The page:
The term “scripted” isn’t entirely correct, “predetermined” is the right concept here. Promos, however, the act of a performer speaking, in WWE, is highly “Scripted,” but there’s no teleprompter or cue card person, so the talking points are memorized before going down the ramp. So there’s a little improvisation there, so long as the main talking points are covered and on-brand, that’s all that matters.
For the matches themselves, there’s a pre-meeting that happens before showtime, and that’s where performers are told what the goals of each match are. Who’s dropping of gaining a belt, to whom, and how. Who’s winning and losing, to whom, and how. Depending on the match, there may be notes on required “spots” (moments/actions) that need to be accomplished before the matches “finish” happens.
Just before heading down the ramp, the performers are typically told then how much time they have to work with; sometimes it’s 30 minutes, sometimes it’s 20-second squash depending on the hows and the who’s going over or under time constraints.
A big part of the Referee’s entire job is to make sure the performers are relayed information about what the producers are looking for. Such as to make the match shorter or longer, if there’s a particular reaction, etc.
Other than that, its up to the performers to communicate with each other in real-time and react to the crowd. This part is all improvisation.
However, it is up to the performers involved. The Rock notoriously liked choreographing entire matches down to the finest minutia, that’s just how he worked best.
Do the superstars practice the moves before the match?
Wrestling School is where the lions share of learning how to perform and take the common bumps are practiced. But indeed, moves change all the time, new ones are introduced, and dangerous ones are dropped all the time.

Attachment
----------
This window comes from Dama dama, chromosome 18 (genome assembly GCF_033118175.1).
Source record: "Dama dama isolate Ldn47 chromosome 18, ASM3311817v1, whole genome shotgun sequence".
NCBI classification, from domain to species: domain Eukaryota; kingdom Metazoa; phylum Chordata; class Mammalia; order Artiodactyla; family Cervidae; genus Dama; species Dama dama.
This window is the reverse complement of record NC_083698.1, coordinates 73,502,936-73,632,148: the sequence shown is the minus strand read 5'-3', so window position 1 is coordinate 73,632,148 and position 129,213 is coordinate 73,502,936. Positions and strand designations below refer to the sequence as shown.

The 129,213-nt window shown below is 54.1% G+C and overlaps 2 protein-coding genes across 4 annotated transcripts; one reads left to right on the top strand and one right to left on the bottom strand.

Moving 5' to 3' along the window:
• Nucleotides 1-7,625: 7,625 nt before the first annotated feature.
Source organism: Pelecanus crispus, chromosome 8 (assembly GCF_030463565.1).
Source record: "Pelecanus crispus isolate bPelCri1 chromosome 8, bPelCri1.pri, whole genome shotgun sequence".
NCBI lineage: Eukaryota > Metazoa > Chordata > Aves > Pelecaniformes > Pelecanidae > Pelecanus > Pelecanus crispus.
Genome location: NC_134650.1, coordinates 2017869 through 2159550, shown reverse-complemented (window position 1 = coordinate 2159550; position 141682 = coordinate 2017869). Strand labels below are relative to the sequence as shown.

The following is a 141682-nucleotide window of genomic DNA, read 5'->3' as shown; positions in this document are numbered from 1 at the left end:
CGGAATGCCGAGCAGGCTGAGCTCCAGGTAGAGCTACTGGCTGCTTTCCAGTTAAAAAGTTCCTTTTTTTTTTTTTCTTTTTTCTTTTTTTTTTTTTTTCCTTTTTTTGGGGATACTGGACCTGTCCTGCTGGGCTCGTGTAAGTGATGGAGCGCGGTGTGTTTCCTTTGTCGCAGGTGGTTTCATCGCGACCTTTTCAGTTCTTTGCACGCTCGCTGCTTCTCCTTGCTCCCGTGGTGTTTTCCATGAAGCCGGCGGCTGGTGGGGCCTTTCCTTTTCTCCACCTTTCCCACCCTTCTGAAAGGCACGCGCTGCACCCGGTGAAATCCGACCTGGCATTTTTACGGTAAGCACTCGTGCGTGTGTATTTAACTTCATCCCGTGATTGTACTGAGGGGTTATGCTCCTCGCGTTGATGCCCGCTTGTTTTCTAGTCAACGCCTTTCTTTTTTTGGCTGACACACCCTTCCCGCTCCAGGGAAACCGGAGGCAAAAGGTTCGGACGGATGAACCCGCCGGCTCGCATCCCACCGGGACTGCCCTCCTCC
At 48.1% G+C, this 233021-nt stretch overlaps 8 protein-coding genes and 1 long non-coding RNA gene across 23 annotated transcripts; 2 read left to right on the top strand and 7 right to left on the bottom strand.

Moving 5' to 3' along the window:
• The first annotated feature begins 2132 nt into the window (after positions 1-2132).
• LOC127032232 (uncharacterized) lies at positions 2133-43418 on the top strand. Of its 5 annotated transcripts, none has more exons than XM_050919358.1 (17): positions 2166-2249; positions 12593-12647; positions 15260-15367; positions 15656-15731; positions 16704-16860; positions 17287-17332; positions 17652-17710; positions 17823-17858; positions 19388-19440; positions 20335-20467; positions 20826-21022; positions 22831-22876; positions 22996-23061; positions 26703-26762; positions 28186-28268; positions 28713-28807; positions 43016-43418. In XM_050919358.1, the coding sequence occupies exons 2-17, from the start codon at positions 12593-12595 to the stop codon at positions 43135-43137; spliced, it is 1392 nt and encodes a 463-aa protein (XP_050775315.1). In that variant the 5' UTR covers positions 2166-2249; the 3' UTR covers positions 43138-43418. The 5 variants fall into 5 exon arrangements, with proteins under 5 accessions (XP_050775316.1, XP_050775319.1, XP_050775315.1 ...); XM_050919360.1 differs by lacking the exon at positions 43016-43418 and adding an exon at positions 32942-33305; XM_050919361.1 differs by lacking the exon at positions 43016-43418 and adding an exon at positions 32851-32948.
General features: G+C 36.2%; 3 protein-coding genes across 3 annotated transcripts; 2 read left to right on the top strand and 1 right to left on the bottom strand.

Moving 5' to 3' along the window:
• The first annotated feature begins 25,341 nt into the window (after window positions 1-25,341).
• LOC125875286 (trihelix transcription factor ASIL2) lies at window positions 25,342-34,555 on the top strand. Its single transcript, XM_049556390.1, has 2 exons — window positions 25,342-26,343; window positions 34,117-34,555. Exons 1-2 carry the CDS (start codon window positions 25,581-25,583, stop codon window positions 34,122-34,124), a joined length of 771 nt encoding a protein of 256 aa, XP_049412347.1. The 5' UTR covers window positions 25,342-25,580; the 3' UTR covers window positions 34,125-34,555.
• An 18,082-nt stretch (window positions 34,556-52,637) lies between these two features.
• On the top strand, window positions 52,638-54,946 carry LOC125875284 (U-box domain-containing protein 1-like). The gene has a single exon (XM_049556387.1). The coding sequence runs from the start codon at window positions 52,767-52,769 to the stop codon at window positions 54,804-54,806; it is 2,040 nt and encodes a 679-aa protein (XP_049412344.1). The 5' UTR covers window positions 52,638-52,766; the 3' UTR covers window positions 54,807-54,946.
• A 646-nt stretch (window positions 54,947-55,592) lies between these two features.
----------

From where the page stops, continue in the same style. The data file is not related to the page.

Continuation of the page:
Typically, there’s some time for an opportunity just before a show for performers to show up and practice bumps, and obviously for dealing with each other’s signatures and finishers if not already familiar (Like taking a Styles Clash isn’t your typical powerbomb, so practice is needed)
How real are the injuries?
There are two types: Botch and Kayfabe. Paige’s spinal injury at the of feet Sasha Banks, for example, is 100% real and affected her career for the absolute worse.
Steve Austin taking a near paralyzing snapped neck injury at the hands of a botched piledriver from Owen Hart, is 100% real. These moves not only hurt but change lives when taken or performed incorrectly.
Sometimes, a performer needs to take a vacation, whether voluntarily or because creative has to write you off for whatever reason. So they’ll fabricate an injury into the story, and you’re free to put up your feet for a bit and enjoy some R&R.
What happens if a wrestler goes out of the script in WWE?
The other wrestlers will improvise; they’re skilled at that. If you try to change the outcome, your opponent will start hitting you for real and try to force it (and the ref will count a quick pin). If all else fails, the ref will DQ you for no apparent reason, or call a submission you didn’t tap out to, or perhaps there would be an unplanned run-in from the back. And then your unprofessional ass would be hustled off-camera, and no organization with an ounce of sense would ever let you wrestle again.
CM Punk’s “pipebomb” is a bad example; that was scripted. Look instead at Sting vs. Jeff Hardy at Victory Road 2011 on TNA, when Hardy showed up so visibly intoxicated that he was unfit to wrestle.